Please use this identifier to cite or link to this item: http://hdl.handle.net/1822/51483

TitleSoil DNA pyrosequencing and fruitbody surveys reveal contrasting diversity for various fungal ecological guilds in chestnut orchards
Author(s)Baptista, Paula
Reis, Francisca Rodrigues
Pereira, Eric
Tavares, R. M.
Santos, Pedro M.
Richard, Franck
Selosse, Marc-André
Lino-Neto, T.
KeywordsBiodiversity
Mycorrhizae
Soil
Spatial Analysis
DNA, Fungal
Fruiting Bodies, Fungal
Soil Microbiology
Issue dateDec-2015
PublisherWiley
JournalEnvironmental Microbiology Reports
CitationBaptista, P., Reis, F., Pereira, E., Tavares, R. M., Santos, P. M., Richard, F., ... & Lino‐Neto, T. (2015). Soil DNA pyrosequencing and fruitbody surveys reveal contrasting diversity for various fungal ecological guilds in chestnut orchards. Environmental microbiology reports, 7(6), 946-954.
Abstract(s)Fungal diversity in Mediterranean forest soils is poorly documented, particularly when considering saprobic and pathogenic organisms. Next-generation sequencing (NGS) methods applied to soil fungi provide the opportunity to unveil the most inconspicuous functional guilds (e.g. saprobes) and life forms (e.g. Corticiaceae) of this tremendous diversity. We used fruitbody surveys over 2 years and soil 454 metabarcoding in Castanea sativa orchards to evaluate respectively the reproductive (fruitbodies) and vegetative (mycelia) parts of fungal communities in three 100-year-old stands. Analysis of 839 fruitbodies and 210 291 ITS1 reads revealed high fungal diversity, mainly shown by belowground analysis, with high (dominant) abundance of mycorrhizal fruitbodies and reads. Both methods displayed contrasted composition and structure of fungal communities, with Basidio- and Ascomycetes dominating above- and belowground, respectively. For the two dominant fungal guilds (i.e. ectomycorrhizal and saprobic), diversity above- and belowground overlapped weakly. This study is the first assessment of the complementarity of fruitbody surveys and NGS for analysing fungal diversity in Mediterranean ecosystems and shows that belowground methods still need to be completed by fruiting diversity to provide a comprehensive overview of the different fungal guilds. The results shed light on chestnut soil biodiversity and question the spatial distribution and synergies among fungal guilds.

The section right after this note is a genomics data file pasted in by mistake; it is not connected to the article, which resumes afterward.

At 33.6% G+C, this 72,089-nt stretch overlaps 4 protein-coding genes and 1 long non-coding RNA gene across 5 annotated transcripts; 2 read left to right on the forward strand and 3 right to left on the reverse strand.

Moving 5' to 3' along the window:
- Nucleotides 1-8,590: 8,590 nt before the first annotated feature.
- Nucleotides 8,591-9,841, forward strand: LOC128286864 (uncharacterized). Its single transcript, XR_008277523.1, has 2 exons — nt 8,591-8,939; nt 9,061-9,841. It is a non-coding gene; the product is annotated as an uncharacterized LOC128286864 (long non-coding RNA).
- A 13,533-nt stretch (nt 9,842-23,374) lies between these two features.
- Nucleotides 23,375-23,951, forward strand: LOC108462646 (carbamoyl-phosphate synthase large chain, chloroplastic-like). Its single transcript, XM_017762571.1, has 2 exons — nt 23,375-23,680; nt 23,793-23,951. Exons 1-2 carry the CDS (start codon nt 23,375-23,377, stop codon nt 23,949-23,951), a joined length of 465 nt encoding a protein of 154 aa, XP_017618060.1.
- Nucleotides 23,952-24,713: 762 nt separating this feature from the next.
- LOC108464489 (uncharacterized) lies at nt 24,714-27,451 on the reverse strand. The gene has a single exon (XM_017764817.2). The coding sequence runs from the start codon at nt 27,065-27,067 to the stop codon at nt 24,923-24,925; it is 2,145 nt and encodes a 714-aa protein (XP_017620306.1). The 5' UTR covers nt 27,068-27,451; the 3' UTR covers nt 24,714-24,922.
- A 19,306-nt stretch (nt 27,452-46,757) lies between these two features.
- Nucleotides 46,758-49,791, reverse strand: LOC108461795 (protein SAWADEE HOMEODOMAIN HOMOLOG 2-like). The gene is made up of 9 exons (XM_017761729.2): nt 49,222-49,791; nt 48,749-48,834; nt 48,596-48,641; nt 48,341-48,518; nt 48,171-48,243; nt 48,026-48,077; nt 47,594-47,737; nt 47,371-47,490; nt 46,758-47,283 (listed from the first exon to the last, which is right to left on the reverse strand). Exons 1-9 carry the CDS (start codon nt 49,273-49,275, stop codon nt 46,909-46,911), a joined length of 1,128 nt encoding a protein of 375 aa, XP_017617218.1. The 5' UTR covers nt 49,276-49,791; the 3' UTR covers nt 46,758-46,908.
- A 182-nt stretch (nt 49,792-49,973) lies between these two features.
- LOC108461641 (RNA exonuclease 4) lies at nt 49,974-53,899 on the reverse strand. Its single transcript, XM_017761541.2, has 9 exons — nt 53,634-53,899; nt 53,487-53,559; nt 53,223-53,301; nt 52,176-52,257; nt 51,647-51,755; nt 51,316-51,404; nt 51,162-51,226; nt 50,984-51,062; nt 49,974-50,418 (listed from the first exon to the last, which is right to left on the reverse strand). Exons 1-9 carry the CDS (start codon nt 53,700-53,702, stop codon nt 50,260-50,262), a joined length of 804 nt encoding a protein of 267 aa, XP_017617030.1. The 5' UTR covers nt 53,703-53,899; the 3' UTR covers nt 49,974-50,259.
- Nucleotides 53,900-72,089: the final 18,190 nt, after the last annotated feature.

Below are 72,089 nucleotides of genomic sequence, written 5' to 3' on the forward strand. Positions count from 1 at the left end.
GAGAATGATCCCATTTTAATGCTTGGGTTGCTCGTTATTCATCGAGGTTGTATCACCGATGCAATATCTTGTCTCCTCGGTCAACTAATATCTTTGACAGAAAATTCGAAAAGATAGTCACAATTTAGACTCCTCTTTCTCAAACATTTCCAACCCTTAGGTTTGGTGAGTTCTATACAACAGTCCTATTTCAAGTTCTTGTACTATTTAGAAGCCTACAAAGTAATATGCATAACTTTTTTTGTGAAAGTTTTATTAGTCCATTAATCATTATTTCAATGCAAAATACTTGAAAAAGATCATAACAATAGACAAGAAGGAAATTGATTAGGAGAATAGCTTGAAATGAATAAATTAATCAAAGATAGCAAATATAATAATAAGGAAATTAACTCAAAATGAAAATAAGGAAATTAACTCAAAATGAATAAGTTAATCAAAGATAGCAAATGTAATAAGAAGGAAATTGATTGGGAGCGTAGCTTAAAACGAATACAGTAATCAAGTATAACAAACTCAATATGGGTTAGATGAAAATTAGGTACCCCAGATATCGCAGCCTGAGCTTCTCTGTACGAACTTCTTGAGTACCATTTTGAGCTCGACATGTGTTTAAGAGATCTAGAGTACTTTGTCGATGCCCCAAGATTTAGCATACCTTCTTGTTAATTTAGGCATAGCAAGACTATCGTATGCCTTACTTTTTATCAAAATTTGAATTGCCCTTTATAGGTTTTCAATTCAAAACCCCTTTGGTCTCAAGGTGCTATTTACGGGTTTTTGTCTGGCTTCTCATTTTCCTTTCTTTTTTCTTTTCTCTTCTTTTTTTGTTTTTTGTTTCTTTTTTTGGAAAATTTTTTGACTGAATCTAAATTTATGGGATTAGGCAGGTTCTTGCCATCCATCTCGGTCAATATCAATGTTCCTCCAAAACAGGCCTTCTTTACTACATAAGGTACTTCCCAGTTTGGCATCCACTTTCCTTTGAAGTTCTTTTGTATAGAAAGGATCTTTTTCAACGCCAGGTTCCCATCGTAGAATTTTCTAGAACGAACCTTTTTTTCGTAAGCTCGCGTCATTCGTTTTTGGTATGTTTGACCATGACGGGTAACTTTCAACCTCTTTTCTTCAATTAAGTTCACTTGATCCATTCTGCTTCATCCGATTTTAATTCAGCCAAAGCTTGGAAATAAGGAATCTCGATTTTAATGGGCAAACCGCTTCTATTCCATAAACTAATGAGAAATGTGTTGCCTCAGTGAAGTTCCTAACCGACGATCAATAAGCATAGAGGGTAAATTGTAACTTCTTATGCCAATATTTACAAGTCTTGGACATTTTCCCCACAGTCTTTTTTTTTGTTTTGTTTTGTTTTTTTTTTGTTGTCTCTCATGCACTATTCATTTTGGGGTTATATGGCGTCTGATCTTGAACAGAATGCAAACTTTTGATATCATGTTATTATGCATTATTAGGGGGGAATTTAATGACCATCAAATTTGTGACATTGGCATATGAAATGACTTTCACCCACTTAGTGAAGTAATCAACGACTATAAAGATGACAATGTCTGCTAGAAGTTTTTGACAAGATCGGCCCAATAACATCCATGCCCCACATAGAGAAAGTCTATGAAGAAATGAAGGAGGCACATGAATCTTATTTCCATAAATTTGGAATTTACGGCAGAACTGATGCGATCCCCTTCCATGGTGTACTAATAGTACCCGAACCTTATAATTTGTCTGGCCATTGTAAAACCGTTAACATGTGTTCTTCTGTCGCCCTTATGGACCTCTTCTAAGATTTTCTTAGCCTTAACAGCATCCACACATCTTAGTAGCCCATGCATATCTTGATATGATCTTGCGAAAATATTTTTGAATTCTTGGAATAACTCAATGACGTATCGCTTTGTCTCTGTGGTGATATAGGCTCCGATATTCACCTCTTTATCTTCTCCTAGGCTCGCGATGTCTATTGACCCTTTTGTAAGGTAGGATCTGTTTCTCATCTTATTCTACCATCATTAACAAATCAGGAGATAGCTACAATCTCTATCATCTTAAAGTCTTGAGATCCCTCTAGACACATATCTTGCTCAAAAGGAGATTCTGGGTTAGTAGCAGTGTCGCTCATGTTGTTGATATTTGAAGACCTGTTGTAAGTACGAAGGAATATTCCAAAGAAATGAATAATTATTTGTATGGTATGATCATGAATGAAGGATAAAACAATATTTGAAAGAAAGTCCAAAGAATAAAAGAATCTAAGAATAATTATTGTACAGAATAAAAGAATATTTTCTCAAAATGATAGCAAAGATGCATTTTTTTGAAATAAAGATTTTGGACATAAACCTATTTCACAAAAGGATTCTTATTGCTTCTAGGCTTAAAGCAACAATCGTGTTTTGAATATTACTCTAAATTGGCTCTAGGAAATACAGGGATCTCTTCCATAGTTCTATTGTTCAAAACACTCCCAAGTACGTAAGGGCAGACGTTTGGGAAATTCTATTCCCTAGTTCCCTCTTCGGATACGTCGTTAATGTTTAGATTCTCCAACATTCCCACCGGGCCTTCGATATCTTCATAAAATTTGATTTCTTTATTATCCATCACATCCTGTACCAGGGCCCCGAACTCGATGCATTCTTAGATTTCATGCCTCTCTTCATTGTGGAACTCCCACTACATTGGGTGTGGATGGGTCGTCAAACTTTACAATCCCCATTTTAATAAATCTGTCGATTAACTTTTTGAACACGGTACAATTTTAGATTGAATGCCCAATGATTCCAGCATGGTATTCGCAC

TypeArticle
URIhttp://hdl.handle.net/1822/51483
DOI10.1111/1758-2229.12336
ISSN1758-2229
e-ISSN1758-2229
Publisher versionhttp://onlinelibrary.wiley.com/doi/10.1111/1758-2229.12336/full
Peer-Reviewedyes
AccessRestricted access (Author)
Appears in Collections:DBio - Artigos/Papers

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